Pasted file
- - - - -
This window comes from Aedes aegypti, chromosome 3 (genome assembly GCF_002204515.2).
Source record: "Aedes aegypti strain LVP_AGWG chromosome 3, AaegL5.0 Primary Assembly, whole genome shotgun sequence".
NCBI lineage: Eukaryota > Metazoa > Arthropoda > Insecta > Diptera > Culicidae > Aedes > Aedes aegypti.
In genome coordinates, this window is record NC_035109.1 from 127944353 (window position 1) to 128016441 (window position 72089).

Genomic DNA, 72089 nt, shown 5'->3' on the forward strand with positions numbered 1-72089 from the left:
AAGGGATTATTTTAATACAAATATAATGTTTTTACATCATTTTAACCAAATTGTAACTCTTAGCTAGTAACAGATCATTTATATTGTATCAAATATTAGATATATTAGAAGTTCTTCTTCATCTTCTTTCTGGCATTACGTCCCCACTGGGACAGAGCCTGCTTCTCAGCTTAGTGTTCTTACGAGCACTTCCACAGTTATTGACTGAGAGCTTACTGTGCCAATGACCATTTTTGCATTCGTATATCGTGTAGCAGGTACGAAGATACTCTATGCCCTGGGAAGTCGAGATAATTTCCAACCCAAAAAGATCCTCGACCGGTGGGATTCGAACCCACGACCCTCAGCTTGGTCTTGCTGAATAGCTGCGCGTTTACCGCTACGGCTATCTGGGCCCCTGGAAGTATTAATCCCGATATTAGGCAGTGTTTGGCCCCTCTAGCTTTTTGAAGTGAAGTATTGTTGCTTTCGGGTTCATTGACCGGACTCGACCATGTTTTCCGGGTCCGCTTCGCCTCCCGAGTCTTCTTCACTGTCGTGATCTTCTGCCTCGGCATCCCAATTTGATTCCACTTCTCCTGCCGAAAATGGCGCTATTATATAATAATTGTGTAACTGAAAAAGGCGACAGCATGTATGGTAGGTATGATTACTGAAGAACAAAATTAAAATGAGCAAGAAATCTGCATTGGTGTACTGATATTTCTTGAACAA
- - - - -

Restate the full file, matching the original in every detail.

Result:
This window comes from Aedes aegypti, chromosome 3 (genome assembly GCF_002204515.2).
Source record: "Aedes aegypti strain LVP_AGWG chromosome 3, AaegL5.0 Primary Assembly, whole genome shotgun sequence".
NCBI lineage: Eukaryota > Metazoa > Arthropoda > Insecta > Diptera > Culicidae > Aedes > Aedes aegypti.
In genome coordinates, this window is record NC_035109.1 from 127944353 (window position 1) to 128016441 (window position 72089).

Genomic DNA, 72089 nt, shown 5'->3' on the forward strand with positions numbered 1-72089 from the left:
AAGGGATTATTTTAATACAAATATAATGTTTTTACATCATTTTAACCAAATTGTAACTCTTAGCTAGTAACAGATCATTTATATTGTATCAAATATTAGATATATTAGAAGTTCTTCTTCATCTTCTTTCTGGCATTACGTCCCCACTGGGACAGAGCCTGCTTCTCAGCTTAGTGTTCTTACGAGCACTTCCACAGTTATTGACTGAGAGCTTACTGTGCCAATGACCATTTTTGCATTCGTATATCGTGTAGCAGGTACGAAGATACTCTATGCCCTGGGAAGTCGAGATAATTTCCAACCCAAAAAGATCCTCGACCGGTGGGATTCGAACCCACGACCCTCAGCTTGGTCTTGCTGAATAGCTGCGCGTTTACCGCTACGGCTATCTGGGCCCCTGGAAGTATTAATCCCGATATTAGGCAGTGTTTGGCCCCTCTAGCTTTTTGAAGTGAAGTATTGTTGCTTTCGGGTTCATTGACCGGACTCGACCATGTTTTCCGGGTCCGCTTCGCCTCCCGAGTCTTCTTCACTGTCGTGATCTTCTGCCTCGGCATCCCAATTTGATTCCACTTCTCCTGCCGAAAATGGCGCTATTATATAATAATTGTGTAACTGAAAAAGGCGACAGCATGTATGGTAGGTATGATTACTGAAGAACAAAATTAAAATGAGCAAGAAATCTGCATTGGTGTACTGATATTTCTTGAACAA